Hypertext Transfer Protocol Secure (HTTPS) is a combination of the Hypertext Transfer Protocol and a cryptographic protocol. HTTPS connections are often used for payment transactions on the World Wide Web and for sensitive transactions in corporate information systems.
HTTP operates at the highest layer of the TCP/IP model, the Application layer; but the security protocol operates at a lower sublayer, encrypting an HTTP message prior to transmission and decrypting a message upon arrival.
Netscape Communications created HTTPS in 1994 for its Netscape Navigator web browser.Originally, HTTPS was only used with SSL encryption, but this has been made obsolete by Transport Layer Security. HTTPS was adopted as a web standard with the publication of RFC 2818 in May 2000.
Strictly speaking, HTTPS is not a separate protocol, but refers to the combination of a normal HTTP interaction over an encrypted Secure Sockets Layer (SSL) or Transport Layer Security (TLS) connection. This ensures reasonable protection from eavesdroppers and man-in-the-middle attacks, provided that adequate cipher suites are used and that the server certificate is verified and trusted.
As opposed to HTTP URLs that begin with "http://", HTTPS URLs begin with "https://". If no port is explicitly specified in the URL, an HTTPS connection is opened on port 443, as opposed to unsecured HTTP which typically uses port 80.
To prepare a Web server to accept HTTPS connections, the administrator must create a public-key certificate for the Web server. These certificates can be created for Unix-based servers with tools such as OpenSSL's ssl-ca or SuSE's gensslcert. This certificate must be signed by a certificate authority of one kind or another. The authority certifies that the certificate holder is indeed the entity it claims to be. Certificates that are registered in the root chains cost between US$13 and $1,500 per year. Web browsers are generally distributed with the signing certificates of major certificate authorities so that they can verify certificates signed by them.
Organizations may also run their own certificate authority, particularly if they are responsible for setting up browsers to access their own sites (for example, sites on a company intranet). They can easily add copies of their own signing certificate to those shipped with the browser.
Some sites, especially those operated by hobbyists, use self-signed certificates on public sites. Using such certificates provides protection against simple eavesdropping, but the prevention of man-in-the-middle attacks entails the use of some other secure method of verifying the certificate.
The system can also be used for client authentication in order to limit access to a web server to authorized users. To do this, the site administrator typically creates a certificate for each user, a certificate that is loaded into his/her browser. Normally, that contains the name and e-mail address of the authorized user and is automatically checked by the server on each reconnect to verify the user's identity, potentially without even entering a password.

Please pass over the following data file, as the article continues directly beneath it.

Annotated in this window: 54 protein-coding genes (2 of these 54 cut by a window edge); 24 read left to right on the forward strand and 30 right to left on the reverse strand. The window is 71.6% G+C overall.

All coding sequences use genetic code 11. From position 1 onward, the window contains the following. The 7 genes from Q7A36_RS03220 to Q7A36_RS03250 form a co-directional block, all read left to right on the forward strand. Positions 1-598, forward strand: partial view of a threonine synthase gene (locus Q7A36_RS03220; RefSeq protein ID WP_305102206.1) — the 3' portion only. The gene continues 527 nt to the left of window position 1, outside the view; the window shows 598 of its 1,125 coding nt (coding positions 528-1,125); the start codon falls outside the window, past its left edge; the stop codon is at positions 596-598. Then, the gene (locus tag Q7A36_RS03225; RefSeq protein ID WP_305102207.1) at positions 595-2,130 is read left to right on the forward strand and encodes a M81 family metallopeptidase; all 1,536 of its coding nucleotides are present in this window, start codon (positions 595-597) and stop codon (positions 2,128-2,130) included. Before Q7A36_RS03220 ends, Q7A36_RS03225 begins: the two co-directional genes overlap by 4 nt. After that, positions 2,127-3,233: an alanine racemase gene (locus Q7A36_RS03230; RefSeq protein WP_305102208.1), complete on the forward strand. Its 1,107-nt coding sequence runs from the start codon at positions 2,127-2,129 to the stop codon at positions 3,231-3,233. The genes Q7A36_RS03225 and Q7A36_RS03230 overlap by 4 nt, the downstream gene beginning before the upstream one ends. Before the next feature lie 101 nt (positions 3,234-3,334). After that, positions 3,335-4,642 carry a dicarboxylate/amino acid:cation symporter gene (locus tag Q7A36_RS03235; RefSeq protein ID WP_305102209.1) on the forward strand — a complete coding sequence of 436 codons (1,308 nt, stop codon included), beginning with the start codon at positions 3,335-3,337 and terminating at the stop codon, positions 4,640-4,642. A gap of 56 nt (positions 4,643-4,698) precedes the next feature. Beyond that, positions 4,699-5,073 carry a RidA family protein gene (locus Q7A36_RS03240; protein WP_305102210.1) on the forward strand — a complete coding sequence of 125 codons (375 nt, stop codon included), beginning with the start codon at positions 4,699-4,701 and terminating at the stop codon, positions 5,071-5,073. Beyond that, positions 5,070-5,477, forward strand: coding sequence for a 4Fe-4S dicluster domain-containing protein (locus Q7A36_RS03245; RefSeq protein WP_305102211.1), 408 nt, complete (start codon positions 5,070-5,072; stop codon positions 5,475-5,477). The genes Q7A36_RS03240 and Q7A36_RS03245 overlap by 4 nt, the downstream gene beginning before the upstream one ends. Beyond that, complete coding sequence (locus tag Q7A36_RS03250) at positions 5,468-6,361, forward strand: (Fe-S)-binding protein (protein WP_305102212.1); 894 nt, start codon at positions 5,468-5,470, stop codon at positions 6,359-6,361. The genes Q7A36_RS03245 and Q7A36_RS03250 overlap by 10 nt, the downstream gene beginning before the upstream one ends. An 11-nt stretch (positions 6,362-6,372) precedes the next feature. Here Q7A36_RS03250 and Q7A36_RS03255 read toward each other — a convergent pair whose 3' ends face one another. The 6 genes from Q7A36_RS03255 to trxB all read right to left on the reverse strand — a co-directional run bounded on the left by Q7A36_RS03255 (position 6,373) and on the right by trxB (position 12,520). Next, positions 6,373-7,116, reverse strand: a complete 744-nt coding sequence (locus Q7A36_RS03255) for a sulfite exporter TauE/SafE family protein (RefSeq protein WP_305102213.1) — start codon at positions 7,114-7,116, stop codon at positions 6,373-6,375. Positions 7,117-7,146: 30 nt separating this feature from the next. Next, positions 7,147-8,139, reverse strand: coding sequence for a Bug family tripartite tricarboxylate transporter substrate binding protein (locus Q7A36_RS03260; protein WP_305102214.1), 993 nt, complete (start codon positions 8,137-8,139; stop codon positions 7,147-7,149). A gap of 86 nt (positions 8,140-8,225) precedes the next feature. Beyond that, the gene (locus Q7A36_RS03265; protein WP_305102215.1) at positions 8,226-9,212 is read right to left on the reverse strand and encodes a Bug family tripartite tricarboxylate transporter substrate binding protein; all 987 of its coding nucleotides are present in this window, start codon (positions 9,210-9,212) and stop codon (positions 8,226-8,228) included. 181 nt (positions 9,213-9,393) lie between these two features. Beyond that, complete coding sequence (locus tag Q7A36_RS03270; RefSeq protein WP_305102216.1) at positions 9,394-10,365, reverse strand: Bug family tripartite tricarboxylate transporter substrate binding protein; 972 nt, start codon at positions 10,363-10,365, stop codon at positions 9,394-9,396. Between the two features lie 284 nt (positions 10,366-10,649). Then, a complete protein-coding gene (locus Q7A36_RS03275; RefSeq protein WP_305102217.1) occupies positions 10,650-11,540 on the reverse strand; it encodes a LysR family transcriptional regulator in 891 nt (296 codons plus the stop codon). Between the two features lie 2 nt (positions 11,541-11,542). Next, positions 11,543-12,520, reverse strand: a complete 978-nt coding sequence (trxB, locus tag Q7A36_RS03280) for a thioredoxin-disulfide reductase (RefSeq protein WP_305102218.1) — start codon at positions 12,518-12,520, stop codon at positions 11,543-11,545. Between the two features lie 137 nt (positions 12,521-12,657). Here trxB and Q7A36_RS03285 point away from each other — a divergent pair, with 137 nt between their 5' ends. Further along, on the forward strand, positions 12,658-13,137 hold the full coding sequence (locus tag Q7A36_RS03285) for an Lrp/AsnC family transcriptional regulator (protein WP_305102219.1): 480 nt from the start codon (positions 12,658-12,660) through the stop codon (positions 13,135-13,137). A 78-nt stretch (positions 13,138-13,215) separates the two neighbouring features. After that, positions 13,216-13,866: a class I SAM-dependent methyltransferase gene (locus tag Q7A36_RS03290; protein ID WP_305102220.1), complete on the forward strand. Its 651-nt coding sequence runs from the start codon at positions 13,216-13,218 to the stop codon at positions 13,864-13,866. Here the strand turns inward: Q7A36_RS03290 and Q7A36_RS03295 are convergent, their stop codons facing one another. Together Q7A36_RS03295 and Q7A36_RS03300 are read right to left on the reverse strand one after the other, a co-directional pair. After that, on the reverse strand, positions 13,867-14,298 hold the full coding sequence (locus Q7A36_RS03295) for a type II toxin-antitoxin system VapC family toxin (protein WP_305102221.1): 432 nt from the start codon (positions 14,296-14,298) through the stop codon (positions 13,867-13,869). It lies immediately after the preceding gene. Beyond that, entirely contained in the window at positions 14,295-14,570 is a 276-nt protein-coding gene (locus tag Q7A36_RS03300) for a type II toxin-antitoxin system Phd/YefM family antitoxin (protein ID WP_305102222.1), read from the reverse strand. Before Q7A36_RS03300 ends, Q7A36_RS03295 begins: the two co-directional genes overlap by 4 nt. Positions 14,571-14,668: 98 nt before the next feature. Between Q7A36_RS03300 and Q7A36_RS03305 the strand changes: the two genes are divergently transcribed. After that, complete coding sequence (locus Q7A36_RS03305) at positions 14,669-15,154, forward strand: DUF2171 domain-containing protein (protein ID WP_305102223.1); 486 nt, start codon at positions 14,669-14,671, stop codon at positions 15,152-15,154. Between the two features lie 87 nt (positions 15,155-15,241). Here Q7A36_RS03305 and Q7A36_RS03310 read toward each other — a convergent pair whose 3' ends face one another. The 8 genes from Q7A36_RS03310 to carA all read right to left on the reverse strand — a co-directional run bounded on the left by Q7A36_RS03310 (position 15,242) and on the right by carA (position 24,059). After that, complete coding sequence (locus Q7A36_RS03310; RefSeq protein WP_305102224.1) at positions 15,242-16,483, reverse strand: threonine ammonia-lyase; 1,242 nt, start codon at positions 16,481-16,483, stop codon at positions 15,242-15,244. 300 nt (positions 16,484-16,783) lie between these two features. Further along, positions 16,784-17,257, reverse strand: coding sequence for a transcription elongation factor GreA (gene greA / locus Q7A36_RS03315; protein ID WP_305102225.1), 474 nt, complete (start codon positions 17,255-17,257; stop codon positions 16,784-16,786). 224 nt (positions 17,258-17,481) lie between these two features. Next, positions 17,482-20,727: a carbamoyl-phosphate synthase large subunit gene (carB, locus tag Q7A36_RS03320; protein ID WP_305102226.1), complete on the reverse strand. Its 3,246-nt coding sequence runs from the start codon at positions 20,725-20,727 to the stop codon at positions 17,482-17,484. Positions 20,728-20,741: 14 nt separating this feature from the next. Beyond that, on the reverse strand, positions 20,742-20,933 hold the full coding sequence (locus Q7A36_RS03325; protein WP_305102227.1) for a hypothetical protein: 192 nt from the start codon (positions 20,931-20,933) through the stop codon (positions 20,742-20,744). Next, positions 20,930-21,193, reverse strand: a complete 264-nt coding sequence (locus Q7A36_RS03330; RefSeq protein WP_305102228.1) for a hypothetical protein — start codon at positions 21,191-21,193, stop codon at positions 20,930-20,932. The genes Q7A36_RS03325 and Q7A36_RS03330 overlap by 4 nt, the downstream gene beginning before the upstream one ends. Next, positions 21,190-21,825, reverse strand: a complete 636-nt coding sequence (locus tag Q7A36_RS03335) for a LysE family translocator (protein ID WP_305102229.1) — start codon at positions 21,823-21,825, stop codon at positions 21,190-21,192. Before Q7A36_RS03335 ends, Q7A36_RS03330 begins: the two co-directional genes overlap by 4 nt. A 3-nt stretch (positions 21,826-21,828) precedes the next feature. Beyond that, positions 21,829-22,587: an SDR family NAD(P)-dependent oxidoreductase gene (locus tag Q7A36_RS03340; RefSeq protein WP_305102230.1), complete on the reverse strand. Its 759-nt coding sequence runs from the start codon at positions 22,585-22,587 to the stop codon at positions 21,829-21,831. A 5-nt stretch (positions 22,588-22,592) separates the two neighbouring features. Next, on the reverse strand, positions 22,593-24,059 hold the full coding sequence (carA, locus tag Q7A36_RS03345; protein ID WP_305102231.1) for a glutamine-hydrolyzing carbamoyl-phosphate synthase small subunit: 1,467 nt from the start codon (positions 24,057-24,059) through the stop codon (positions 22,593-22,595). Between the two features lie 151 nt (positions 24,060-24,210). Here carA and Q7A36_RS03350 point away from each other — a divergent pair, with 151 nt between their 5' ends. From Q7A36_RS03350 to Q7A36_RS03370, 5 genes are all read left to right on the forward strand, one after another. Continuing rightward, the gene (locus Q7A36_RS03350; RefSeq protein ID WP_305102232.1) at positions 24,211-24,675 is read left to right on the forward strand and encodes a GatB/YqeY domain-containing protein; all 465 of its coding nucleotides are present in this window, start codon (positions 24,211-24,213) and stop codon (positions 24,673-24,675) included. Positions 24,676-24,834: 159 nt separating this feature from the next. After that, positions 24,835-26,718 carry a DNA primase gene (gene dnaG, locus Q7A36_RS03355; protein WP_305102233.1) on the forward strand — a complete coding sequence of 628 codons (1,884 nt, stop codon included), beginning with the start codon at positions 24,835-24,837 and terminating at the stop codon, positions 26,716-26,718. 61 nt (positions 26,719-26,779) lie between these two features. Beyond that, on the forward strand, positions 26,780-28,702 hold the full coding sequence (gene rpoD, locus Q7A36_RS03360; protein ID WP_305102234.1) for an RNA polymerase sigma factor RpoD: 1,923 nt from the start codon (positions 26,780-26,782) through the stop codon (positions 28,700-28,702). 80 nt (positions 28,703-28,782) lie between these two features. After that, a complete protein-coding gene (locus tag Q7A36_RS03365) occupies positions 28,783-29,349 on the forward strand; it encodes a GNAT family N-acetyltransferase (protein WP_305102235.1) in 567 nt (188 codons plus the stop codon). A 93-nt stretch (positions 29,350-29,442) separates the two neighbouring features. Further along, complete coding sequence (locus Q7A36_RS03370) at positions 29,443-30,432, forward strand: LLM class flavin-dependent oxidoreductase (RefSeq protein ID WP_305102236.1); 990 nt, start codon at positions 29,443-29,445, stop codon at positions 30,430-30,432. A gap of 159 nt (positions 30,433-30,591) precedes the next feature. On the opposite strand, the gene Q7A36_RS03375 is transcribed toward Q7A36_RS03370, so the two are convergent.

With the newer Internet Explorer 7 browser, Microsoft has increased the warnings sent when certificates are not registered. Whereas previously only a "security advice" pop-up appeared (which differentiated between name, source, and run time of the certificate), now a warning is displayed across the entire window, which recommends not using the website. Therefore, a certificate that is not registered in the browser is not usable for mass applications.
Mozilla Firefox 3.0 introduced Secure Website Certificate Verification. When you visit a secure website, Firefox will check with the certificate provider to validate that website's certificate. Firefox sends only the certificate identification to the certificate provider, not the exact URL you are visiting. If the certificate is not valid, you will receive an error page that states the certificate was revoked and you will not be able to access that website. The technical name for this process is OCSP or On-line Certificate Status Protocol. You may completely turn off the secure website certificate verification feature in Firefox's preferences under the encryption tab.
The level of protection depends on the correctness of the implementation by the Web browser and the server software and the actual cryptographic algorithms supported.
Also, HTTPS is vulnerable when applied to publicly-available static content. The entire site can be indexed using a web crawler, and the URI of the encrypted resource can be inferred by knowing only the intercepted request/response size.This allows an attacker to have access to the plaintext (the publicly-available static content), and the encrypted text (the encrypted version of the static content).
Because SSL operates below HTTP and has no knowledge of higher-level protocols, SSL servers can only strictly present one certificate for a particular IP/port combination. This means that, in most cases, it is not feasible to use name-based virtual hosting with HTTPS. RFC-3546 TLS Extensions describes a solution called Server Name Indication (SNI), although many older browsers don't support this extension. Support for SNI is available since Firefox 2.0, Opera 8, Mozilla 1.8, and Internet Explorer 7 on Windows Vista.
Most web browsers use the address bar to tell the user that their connection is secure.
Most web browsers also stop the user from visiting sites that have invalid security certificates.